5. Burke-Gilman Trail, Seattle, Washington
The Burke-Gilman Trail officially stretches 27 miles along former rail tracks in Seattle. If you’re not up for running a full marathon, no worries. Section runs are easy since this path passes through many of the city’s top neighborhoods, including Fremont and the University of Washington, as well as following the Lake Washington waterfront.
6. Chain of Lakes, Minneapolis, Minnesota
You may not be able to see all of Minnesota’s 10,000 lakes, but you can see three of them on a single run on this route. The Chain of Lakes Trail follows the lakefronts of Lake Calhoun, Lake Harriet, and the Lake of the Isles just southwest of downtown Minneapolis. The route around each is 3 to 3.5 miles, but short connecting paths will lead you around for the full 11-mile loop.
7. Charles River Bike Path, Boston, Massachusetts
The Charles River Bike Path offers 22 mostly uninterrupted miles to explore. Kyle Tran
You’ll likely spot runners along the famed St. Charles River Bike Path training for the country’s oldest marathon. Even if you’re not a speedster, this 22-mile paved route from downtown Boston to its western suburbs is a top spot for an urban jog. The natural scenery of the Charles River is as picturesque as the architectural landmarks you’ll spot along the way, including the Museum of Science and several university campuses, including the Massachusetts Institute of Technology and Harvard. The trail is part of the East Coast Greenway, a network that when completed will connect 3,000 miles from Maine to Florida.
8. Schuylkill River Trail, Philadelphia, Pennsylvania
If you’ve already done your best Rocky Balboa impression by running up the steps of the Philadelphia Museum of Art, this trail is a perfect addition. The Schuylkill River Trail extends 10 miles along the river, offering one of the most scenic running spaces you’ll find in any urban environment. In addition to the museum, you can run past Boathouse Row and the Philadelphia Zoo.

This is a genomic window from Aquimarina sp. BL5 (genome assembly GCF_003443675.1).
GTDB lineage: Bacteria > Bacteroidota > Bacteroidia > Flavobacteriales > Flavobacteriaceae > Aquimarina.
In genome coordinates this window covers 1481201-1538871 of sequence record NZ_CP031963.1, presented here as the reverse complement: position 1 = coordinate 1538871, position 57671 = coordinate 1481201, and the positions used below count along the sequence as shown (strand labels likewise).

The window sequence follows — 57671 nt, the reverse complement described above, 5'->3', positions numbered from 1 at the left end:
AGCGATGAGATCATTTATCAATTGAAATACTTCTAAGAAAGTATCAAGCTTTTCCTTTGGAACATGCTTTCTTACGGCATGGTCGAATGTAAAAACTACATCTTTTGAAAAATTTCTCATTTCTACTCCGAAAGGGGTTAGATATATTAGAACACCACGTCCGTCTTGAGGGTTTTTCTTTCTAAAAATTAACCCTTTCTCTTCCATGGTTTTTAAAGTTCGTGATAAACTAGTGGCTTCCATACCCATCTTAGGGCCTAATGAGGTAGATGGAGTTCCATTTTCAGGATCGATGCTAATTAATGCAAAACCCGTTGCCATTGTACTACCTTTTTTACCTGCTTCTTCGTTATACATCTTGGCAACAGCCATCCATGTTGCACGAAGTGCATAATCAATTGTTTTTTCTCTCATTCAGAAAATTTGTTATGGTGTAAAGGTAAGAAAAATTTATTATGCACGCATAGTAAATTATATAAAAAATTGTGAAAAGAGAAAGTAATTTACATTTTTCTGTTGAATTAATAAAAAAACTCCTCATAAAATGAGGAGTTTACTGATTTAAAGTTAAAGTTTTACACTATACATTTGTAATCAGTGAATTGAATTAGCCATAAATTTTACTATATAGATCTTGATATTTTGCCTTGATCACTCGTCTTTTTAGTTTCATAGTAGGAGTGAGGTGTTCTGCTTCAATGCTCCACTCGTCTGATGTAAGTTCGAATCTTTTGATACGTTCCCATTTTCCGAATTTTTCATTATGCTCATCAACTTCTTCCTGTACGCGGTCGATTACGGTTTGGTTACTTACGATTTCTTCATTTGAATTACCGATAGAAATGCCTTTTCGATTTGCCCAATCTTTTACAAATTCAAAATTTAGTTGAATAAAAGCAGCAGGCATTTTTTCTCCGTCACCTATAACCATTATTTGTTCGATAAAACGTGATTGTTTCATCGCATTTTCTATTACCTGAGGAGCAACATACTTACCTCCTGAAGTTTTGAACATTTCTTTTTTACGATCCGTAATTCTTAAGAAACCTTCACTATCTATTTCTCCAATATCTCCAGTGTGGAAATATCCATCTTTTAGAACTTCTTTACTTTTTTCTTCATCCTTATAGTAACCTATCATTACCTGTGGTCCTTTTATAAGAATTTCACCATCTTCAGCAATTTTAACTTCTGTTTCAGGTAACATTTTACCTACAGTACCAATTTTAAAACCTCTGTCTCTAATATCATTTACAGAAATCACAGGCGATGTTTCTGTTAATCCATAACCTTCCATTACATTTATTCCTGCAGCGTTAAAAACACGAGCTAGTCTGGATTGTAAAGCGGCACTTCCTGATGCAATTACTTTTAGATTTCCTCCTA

9. Wildwood Trail, Portland, Oregon
If you’ve ever seen TV shows or movies with people running in Portland, it’s probably along this trail. The Wildwood Trail winds 28 miles from Washington Park to Forest Park, west of downtown. If you have a short run in mind, aim for miles 9 to 11 through Forest Park; this section has gently rolling hills and turns through big trees and past deep canyons, scenery that’s typical of the entire route but with fewer climbs.
10. The Mall and Monuments Route, Washington, D.C.
This trail is probably the best-known path in D.C.—and not just for runners. Visitors and politicos alike travel this route past some of the nation’s top landmarks. With that in mind, let your patriotism rouse you early (before the crush of tourist crowds descend) for a 4.3-mile loop from the Capitol Building past the Washington Monument, and the World War II and Vietnam Veterans memorials, to conclude at the Reflecting Pool and Lincoln Memorial. If early wake-up calls aren’t your thing, try this route at night when all the sites are illuminated.
Written by Ashley M. Biggers for Matcha in partnership with Superfeet and legally licensed through the Matcha publisher network. Please direct all licensing questions to firstname.lastname@example.org.